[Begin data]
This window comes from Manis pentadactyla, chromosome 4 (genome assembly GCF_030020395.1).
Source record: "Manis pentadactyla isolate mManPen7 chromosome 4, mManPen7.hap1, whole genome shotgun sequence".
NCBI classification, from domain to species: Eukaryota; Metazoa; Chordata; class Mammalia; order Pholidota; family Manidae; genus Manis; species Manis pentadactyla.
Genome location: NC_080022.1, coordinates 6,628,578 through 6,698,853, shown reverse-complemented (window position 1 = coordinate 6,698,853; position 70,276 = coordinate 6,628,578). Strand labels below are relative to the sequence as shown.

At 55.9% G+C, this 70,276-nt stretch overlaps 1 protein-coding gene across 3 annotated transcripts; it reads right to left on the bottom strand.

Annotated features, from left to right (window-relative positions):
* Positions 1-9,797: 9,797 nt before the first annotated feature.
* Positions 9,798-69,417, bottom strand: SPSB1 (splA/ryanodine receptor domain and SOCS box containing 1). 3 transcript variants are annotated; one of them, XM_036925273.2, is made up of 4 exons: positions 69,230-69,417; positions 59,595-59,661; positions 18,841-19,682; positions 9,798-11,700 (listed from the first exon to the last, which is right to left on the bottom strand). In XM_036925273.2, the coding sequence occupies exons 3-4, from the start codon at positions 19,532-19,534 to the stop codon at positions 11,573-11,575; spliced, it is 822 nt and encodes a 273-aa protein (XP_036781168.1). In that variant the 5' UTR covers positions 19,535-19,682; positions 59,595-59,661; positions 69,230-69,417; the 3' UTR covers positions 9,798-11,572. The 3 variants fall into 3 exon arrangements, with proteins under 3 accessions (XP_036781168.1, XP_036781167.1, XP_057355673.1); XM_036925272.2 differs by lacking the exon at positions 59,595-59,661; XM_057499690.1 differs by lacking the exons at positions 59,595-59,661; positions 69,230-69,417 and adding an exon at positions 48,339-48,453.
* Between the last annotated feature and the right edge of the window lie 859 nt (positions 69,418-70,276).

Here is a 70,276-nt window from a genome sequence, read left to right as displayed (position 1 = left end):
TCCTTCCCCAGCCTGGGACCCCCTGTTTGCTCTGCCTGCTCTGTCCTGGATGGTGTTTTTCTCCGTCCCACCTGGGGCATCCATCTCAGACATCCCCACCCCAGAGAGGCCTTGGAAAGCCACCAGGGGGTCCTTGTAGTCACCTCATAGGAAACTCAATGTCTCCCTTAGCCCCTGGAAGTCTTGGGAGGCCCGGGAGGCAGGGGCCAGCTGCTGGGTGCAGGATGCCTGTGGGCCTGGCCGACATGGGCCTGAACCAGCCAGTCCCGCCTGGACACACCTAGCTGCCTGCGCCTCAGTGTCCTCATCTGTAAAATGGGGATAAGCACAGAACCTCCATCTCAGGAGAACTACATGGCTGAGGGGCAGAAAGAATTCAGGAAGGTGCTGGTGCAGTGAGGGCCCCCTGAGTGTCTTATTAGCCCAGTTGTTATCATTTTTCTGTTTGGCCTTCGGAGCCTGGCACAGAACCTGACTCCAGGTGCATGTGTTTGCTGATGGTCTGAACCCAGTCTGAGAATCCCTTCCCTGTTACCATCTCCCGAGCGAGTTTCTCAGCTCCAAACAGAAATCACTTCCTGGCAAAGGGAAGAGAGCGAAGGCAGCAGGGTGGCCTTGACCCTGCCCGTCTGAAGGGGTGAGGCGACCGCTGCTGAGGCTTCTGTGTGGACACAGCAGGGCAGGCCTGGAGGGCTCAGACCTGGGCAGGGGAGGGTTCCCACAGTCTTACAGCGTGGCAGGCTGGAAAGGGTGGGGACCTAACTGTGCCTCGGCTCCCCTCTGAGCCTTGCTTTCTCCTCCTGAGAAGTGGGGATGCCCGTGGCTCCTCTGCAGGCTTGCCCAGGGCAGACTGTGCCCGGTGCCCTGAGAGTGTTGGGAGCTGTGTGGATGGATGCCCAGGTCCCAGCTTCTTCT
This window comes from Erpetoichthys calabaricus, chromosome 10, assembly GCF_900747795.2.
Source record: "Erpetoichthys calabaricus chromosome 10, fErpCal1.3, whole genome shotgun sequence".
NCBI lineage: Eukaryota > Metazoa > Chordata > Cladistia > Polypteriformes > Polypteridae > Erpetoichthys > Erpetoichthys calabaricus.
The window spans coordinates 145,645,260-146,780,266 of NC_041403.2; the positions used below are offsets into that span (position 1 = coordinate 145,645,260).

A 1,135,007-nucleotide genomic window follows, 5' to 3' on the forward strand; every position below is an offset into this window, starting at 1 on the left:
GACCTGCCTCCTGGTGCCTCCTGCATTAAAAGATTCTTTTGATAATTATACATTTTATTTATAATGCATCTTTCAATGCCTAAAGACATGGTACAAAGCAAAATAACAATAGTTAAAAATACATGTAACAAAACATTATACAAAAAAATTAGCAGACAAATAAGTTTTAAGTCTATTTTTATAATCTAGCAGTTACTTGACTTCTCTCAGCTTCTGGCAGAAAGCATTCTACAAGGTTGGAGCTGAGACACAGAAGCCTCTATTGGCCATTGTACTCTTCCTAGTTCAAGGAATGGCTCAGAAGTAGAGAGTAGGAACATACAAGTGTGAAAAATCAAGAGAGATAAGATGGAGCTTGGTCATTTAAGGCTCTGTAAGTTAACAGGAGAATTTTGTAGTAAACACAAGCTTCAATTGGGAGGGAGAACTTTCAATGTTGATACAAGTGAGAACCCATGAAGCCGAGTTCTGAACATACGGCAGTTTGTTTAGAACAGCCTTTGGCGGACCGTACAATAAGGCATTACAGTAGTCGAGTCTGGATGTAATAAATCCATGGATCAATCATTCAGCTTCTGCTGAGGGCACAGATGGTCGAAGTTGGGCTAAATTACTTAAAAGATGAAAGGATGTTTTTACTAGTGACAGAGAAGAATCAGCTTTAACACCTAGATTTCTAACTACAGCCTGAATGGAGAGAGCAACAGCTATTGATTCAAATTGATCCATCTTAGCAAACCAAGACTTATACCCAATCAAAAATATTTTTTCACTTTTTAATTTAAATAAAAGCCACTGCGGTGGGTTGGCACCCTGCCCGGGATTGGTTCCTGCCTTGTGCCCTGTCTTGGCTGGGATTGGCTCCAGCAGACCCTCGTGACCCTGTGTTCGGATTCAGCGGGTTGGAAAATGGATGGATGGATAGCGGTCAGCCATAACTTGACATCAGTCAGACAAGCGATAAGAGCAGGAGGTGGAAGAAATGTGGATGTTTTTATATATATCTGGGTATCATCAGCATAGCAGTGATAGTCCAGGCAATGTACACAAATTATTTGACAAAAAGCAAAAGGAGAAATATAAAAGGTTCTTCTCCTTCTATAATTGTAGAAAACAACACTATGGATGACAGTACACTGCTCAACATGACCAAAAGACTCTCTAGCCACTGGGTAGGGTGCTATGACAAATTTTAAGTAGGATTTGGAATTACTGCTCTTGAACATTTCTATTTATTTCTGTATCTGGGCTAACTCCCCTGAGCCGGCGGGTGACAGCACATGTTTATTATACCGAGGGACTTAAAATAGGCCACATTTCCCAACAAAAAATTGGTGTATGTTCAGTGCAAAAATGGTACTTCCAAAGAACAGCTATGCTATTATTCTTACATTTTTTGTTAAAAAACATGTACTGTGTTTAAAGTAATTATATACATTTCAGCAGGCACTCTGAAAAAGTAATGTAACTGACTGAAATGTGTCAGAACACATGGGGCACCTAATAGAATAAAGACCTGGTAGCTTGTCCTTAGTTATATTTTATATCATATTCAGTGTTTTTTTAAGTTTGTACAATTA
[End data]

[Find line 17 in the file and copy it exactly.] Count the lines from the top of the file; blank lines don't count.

GACCTGCCTCCTGGTGCCTCCTGCATTAAAAGATTCTTTTGATAATTATACATTTTATTTATAATGCATCTTTCAATGCCTAAAGACATGGTACAAAGCAAAATAACAATAGTTAAAAATACATGTAACAAAACATTATACAAAAAAATTAGCAGACAAATAAGTTTTAAGTCTATTTTTATAATCTAGCAGTTACTTGACTTCTCTCAGCTTCTGGCAGAAAGCATTCTACAAGGTTGGAGCTGAGACACAGAAGCCTCTATTGGCCATTGTACTCTTCCTAGTTCAAGGAATGGCTCAGAAGTAGAGAGTAGGAACATACAAGTGTGAAAAATCAAGAGAGATAAGATGGAGCTTGGTCATTTAAGGCTCTGTAAGTTAACAGGAGAATTTTGTAGTAAACACAAGCTTCAATTGGGAGGGAGAACTTTCAATGTTGATACAAGTGAGAACCCATGAAGCCGAGTTCTGAACATACGGCAGTTTGTTTAGAACAGCCTTTGGCGGACCGTACAATAAGGCATTACAGTAGTCGAGTCTGGATGTAATAAATCCATGGATCAATCATTCAGCTTCTGCTGAGGGCACAGATGGTCGAAGTTGGGCTAAATTACTTAAAAGATGAAAGGATGTTTTTACTAGTGACAGAGAAGAATCAGCTTTAACACCTAGATTTCTAACTACAGCCTGAATGGAGAGAGCAACAGCTATTGATTCAAATTGATCCATCTTAGCAAACCAAGACTTATACCCAATCAAAAATATTTTTTCACTTTTTAATTTAAATAAAAGCCACTGCGGTGGGTTGGCACCCTGCCCGGGATTGGTTCCTGCCTTGTGCCCTGTCTTGGCTGGGATTGGCTCCAGCAGACCCTCGTGACCCTGTGTTCGGATTCAGCGGGTTGGAAAATGGATGGATGGATAGCGGTCAGCCATAACTTGACATCAGTCAGACAAGCGATAAGAGCAGGAGGTGGAAGAAATGTGGATGTTTTTATATATATCTGGGTATCATCAGCATAGCAGTGATAGTCCAGGCAATGTACACAAATTATTTGACAAAAAGCAAAAGGAGAAATATAAAAGGTTCTTCTCCTTCTATAATTGTAGAAAACAACACTATGGATGACAGTACACTGCTCAACATGACCAAAAGACTCTCTAGCCACTGGGTAGGGTGCTATGACAAATTTTAAGTAGGATTTGGAATTACTGCTCTTGAACATTTCTATTTATTTCTGTATCTGGGCTAACTCCCCTGAGCCGGCGGGTGACAGCACATGTTTATTATACCGAGGGACTTAAAATAGGCCACATTTCCCAACAAAAAATTGGTGTATGTTCAGTGCAAAAATGGTACTTCCAAAGAACAGCTATGCTATTATTCTTACATTTTTTGTTAAAAAACATGTACTGTGTTTAAAGTAATTATATACATTTCAGCAGGCACTCTGAAAAAGTAATGTAACTGACTGAAATGTGTCAGAACACATGGGGCACCTAATAGAATAAAGACCTGGTAGCTTGTCCTTAGTTATATTTTATATCATATTCAGTGTTTTTTTAAGTTTGTACAATTA